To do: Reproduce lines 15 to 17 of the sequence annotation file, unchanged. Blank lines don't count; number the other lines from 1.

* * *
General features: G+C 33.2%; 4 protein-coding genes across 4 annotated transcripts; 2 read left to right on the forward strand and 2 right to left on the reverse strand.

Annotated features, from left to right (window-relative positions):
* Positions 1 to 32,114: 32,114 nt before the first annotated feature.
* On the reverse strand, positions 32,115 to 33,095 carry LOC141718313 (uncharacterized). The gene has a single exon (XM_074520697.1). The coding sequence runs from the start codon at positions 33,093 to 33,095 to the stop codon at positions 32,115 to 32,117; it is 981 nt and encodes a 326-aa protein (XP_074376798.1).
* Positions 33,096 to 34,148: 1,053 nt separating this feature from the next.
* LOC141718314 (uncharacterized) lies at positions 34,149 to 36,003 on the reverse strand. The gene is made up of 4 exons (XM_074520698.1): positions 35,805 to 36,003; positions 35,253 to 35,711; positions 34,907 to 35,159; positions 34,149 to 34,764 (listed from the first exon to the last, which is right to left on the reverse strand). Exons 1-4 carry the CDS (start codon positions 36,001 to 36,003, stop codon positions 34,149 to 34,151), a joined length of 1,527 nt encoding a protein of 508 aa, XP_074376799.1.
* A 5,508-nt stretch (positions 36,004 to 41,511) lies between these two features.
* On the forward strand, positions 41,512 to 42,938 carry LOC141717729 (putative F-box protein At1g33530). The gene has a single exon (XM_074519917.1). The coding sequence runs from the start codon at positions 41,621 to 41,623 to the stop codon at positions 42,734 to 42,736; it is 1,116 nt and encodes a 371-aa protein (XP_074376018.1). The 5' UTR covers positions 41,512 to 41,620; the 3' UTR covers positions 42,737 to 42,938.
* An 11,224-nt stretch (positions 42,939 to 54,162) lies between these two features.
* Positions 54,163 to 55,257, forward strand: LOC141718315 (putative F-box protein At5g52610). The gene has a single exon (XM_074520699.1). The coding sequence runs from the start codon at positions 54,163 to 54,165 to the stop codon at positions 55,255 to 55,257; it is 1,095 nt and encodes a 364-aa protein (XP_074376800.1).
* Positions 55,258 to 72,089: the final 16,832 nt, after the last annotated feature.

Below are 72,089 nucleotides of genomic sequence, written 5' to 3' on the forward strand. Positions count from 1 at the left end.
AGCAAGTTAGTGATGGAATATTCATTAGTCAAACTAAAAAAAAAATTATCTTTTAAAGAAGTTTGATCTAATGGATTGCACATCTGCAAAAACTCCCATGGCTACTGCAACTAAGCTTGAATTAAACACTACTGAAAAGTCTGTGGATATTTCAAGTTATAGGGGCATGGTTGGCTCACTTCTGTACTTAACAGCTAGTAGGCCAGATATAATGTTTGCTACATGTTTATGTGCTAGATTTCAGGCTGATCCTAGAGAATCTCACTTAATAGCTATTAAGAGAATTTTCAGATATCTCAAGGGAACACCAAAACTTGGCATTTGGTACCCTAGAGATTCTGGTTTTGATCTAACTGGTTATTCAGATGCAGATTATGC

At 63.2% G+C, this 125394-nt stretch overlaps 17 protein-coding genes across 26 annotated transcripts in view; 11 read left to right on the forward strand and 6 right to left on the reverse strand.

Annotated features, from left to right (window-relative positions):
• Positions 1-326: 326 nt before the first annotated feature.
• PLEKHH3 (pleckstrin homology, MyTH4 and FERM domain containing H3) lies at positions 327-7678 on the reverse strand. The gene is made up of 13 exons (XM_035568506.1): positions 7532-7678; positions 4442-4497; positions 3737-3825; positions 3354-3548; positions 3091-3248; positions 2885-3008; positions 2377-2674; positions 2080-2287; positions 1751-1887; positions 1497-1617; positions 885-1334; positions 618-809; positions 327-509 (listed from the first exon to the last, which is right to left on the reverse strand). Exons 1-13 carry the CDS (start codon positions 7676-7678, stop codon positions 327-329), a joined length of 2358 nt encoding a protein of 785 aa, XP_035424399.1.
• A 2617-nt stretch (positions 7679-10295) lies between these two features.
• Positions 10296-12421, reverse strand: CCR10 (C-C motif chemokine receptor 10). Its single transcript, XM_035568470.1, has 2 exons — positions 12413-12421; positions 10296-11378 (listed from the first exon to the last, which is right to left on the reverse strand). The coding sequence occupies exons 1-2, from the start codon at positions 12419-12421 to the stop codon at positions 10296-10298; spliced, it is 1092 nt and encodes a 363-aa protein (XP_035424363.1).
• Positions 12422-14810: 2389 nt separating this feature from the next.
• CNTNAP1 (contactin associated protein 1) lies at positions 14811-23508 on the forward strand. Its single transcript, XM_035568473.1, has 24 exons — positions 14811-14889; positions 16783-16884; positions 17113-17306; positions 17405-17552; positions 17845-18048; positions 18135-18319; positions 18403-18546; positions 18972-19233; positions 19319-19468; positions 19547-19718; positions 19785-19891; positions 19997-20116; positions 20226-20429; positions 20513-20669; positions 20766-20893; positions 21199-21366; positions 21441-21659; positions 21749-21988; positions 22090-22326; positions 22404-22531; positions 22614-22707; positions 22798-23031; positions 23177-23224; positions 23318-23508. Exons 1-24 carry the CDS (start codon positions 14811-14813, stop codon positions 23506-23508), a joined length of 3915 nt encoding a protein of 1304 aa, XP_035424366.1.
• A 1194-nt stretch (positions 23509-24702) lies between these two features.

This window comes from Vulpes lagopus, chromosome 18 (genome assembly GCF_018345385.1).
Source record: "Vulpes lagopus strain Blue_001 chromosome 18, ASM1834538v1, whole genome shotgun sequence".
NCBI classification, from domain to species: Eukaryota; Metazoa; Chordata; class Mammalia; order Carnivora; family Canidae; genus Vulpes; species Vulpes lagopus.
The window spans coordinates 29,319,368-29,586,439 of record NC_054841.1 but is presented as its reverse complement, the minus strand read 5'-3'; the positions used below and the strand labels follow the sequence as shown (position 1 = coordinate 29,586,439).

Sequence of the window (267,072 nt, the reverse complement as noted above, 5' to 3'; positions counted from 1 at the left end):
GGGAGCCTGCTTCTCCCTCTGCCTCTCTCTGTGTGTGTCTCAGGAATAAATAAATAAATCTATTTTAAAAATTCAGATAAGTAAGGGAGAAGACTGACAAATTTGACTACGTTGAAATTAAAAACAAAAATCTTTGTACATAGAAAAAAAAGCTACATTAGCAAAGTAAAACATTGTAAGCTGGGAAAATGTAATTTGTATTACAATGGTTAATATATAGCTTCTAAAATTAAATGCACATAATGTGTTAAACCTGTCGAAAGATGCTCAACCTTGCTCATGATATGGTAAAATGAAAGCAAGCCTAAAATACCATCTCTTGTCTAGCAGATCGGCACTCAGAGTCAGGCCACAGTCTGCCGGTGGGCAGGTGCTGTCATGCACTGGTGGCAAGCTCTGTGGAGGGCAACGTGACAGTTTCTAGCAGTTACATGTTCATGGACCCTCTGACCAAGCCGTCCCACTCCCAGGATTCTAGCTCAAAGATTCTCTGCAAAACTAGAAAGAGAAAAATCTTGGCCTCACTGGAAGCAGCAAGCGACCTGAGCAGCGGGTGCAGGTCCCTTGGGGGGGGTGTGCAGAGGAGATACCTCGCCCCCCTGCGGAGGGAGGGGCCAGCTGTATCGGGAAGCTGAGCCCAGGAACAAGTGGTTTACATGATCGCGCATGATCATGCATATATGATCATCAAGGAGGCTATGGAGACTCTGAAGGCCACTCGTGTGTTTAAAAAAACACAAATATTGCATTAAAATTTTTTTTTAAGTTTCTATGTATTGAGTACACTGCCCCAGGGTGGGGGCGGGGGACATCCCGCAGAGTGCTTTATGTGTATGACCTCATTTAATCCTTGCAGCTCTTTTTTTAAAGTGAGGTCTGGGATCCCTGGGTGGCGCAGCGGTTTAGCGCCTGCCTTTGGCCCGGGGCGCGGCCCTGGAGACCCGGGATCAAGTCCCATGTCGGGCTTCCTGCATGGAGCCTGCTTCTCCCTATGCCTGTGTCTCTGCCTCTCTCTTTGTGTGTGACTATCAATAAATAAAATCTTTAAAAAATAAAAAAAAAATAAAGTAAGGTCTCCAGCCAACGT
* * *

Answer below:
Annotated features, from left to right (window-relative positions):
• Positions 1-326: 326 nt before the first annotated feature.
• PLEKHH3 (pleckstrin homology, MyTH4 and FERM domain containing H3) lies at positions 327-7678 on the reverse strand. The gene is made up of 13 exons (XM_035568506.1): positions 7532-7678; positions 4442-4497; positions 3737-3825; positions 3354-3548; positions 3091-3248; positions 2885-3008; positions 2377-2674; positions 2080-2287; positions 1751-1887; positions 1497-1617; positions 885-1334; positions 618-809; positions 327-509 (listed from the first exon to the last, which is right to left on the reverse strand). Exons 1-13 carry the CDS (start codon positions 7676-7678, stop codon positions 327-329), a joined length of 2358 nt encoding a protein of 785 aa, XP_035424399.1.